Lord Nigel Lawson recently testified before the U.S. Senate Committee on Environment & Public Works -- testifying on the Kyoto Protocol and assessing the status of efforts to reduce greenhouse gases. Lord Lawson is a former Chancellor of the Exchequer [i.e. Treasurer, Finance minister] in the British government. A seat in the House of Lords is permanent so members can speak their minds without fear or favour. And Tony Blair's reforms have greatly enhanced the authority and expertise of the House. How annoying for Leftists that the world's most "anachronistic" parliamentary body should also arguably be the wisest -- not that Leftists would admit it, of course. An excerpt of Lord Lawson's very comprehensive statement is below:
"I am grateful for your invitation to testify before you today. I am aware that you have been provided with the Report of the House of Lords Select Committee on Economic Affairs on The Economics of Climate Change in advance of these proceedings, so I intend simply to summarise our key findings and to provide some commentary of my own. By way of background, the Economic Affairs Committee is one of the four permanent investigative committees of the House of Lords, and fulfils one of the major roles of our second chamber as a forum of independent expertise and review of all UK government activity. It is composed of members of all three main political parties. Its climate change report, which was agreed unanimously, was published on 6 July 2005, just ahead of the G8 summit at Gleneagles in Scotland....
I cannot of course speak for the Committee as a whole, but my own understanding of the issue is clear:
* The IPCC's consistent refusal to entertain any dissent, however well researched, which challenges its assumptions, is profoundly unscientific;
* Although its now famous "hockey stick" chart of temperatures over the last millennium, which inter alia featured prominently in the UK Government's 2003 Energy White Paper, is almost certainly a myth, the IPCC refuses to entertain any challenge to it;
* The IPCC's scenarios exercise, which incidentally incorporates a a demonstrably fallacious method of inter-country economic comparisons, manifests a persistent upward bias in the likely amount of carbon dioxide emissions over the next hundred years. For example, a combination of steadily increasing energy efficiency and the growth of the less energy-intensive service economy has led to a steadily declining rate of growth of carbon dioxide emissions over the past 40 years: all the IPCC's scenarios unaccountably assume an abrupt reversal of this established trend.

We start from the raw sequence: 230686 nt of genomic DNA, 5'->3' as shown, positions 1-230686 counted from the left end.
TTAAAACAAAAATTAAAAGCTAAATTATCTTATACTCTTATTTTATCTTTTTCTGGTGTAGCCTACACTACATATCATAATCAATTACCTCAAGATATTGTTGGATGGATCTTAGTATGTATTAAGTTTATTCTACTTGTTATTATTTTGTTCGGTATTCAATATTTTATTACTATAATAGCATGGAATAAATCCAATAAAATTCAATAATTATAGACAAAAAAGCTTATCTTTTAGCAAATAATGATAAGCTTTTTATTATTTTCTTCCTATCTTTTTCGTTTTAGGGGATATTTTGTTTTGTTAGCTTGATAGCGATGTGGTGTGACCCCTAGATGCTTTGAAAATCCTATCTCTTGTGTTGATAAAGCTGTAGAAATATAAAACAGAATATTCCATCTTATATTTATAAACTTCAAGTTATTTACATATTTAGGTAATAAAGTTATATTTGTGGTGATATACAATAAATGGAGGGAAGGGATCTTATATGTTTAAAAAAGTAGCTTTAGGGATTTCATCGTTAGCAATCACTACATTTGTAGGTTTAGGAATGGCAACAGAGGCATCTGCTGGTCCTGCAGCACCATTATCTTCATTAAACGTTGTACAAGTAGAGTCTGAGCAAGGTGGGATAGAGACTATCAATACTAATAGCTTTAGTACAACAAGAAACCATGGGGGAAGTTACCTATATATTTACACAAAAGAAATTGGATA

So why is the IPCC so adamant that it will not revisit its conclusions? It may be that they are so profoundly concerned about the perils of global warming that the darkest possible picture is painted in order to secure urgent action. There may also be the inevitable institutional characteristic of making the problem more serious than it is in order to command greater attention. This too may be a consequence of the way research funding is administered - it is a cold, isolated world for the climate change contrarian in the modern scientific community.
Whichever reason - and I suspect it may be both - the IPCC's absolutist position is unhelpful. The world faces a number of other, and arguably more imminent, challenges and competing claims on resources: the threats from nuclear proliferation and international terrorism, and the need for humanitarian aid for the world's poorest, are obvious examples. Choices always have to be made, and they need to be based on rational assessment....
* The IPCC and its acolytes make only the most perfunctory acknowledgment of adaptation. Their estimates of the damage from global warming are based on the assumption that very little adaptation occurs, and focus almost exclusively on the need for mitigation. In my view, however, the most important conclusion of the House of Lords report is that adaptation needs to take centre stage. . * Numerous studies have shown that adaptation is the more cost-effective option, which is hardly surprising. Not only is that the way in which we normally come to terms with climatic vagaries, but there are benefits as well as costs from global warming. There are, of course, regional variations: in northern Europe, for example, including Britain, for the rest of this century the benefits are likely to exceed the costs, whereas for the tropics the reverse is the case. But adaptation, which implies pocketing the benefits while acting to diminish the costs, has obvious attractions......
In conclusion, I believe that the IPCC process is so flawed, and the institution, it has to be said, so closed to reason, that it would be far better to thank it for the work it has done, close it down, and transfer all future international collaboration on the issue of climate change, where the economic dimension is clearly of the first importance, to the established Bretton Woods institutions.
It is profoundly important that all governments, most importantly their Treasury departments, make their own independent and rigorous economic analysis of the issue. At the time the Lords committee was taking evidence this, for whatever reason, had not happened in the UK. I very much hope that, following our report, it will. We appear to have entered a new age of unreason, which threatens to be as economically harmful as it is profoundly disquieting. It must not be allowed to prevail."
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